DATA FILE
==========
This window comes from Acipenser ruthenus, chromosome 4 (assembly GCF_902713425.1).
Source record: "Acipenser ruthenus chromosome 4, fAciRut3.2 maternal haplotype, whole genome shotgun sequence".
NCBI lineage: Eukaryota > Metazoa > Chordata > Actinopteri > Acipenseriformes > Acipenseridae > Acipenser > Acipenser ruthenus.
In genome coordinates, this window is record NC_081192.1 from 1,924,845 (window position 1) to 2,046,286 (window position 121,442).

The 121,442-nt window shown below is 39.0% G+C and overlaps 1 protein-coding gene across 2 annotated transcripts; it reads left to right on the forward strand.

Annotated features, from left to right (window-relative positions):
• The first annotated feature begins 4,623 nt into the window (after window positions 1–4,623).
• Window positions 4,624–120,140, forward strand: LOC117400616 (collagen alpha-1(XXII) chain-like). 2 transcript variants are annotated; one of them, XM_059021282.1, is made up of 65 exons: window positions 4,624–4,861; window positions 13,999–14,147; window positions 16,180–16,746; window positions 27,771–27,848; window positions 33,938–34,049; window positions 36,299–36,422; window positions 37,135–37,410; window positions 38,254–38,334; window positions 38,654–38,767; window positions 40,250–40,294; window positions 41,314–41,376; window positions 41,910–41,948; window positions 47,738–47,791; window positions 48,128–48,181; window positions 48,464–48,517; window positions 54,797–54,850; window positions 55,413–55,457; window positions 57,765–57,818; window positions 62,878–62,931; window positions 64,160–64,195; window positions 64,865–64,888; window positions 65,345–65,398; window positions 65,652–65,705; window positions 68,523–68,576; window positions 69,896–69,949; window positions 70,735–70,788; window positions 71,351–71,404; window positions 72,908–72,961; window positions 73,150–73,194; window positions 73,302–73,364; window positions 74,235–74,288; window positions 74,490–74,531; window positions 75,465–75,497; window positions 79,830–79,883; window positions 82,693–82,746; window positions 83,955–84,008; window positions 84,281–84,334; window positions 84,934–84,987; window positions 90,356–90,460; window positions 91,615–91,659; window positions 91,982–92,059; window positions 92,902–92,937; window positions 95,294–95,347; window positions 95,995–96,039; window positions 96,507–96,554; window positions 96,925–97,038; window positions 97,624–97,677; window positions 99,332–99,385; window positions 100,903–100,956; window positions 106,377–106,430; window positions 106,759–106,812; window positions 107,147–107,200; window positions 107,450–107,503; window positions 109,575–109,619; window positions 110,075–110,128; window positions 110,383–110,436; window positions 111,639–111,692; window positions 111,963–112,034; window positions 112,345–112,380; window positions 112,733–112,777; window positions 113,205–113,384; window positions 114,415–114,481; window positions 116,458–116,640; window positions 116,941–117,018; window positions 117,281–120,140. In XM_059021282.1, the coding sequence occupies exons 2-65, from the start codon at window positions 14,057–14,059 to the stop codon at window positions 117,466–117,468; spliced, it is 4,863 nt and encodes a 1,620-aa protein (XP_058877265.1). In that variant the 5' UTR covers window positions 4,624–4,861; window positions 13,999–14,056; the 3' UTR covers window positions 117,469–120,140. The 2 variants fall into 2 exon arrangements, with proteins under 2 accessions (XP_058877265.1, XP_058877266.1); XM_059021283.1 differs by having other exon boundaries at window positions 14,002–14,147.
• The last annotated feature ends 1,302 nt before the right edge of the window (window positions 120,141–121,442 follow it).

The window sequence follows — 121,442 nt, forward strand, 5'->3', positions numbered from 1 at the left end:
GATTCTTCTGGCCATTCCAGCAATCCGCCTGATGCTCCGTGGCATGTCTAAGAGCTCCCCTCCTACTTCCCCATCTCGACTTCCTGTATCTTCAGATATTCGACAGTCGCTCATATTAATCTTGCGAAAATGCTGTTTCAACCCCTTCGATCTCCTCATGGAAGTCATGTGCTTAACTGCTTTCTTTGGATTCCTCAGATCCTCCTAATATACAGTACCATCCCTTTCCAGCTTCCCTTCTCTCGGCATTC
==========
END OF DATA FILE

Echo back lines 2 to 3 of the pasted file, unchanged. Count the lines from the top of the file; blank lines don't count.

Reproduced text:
Source record: "Acipenser ruthenus chromosome 4, fAciRut3.2 maternal haplotype, whole genome shotgun sequence".
NCBI lineage: Eukaryota > Metazoa > Chordata > Actinopteri > Acipenseriformes > Acipenseridae > Acipenser > Acipenser ruthenus.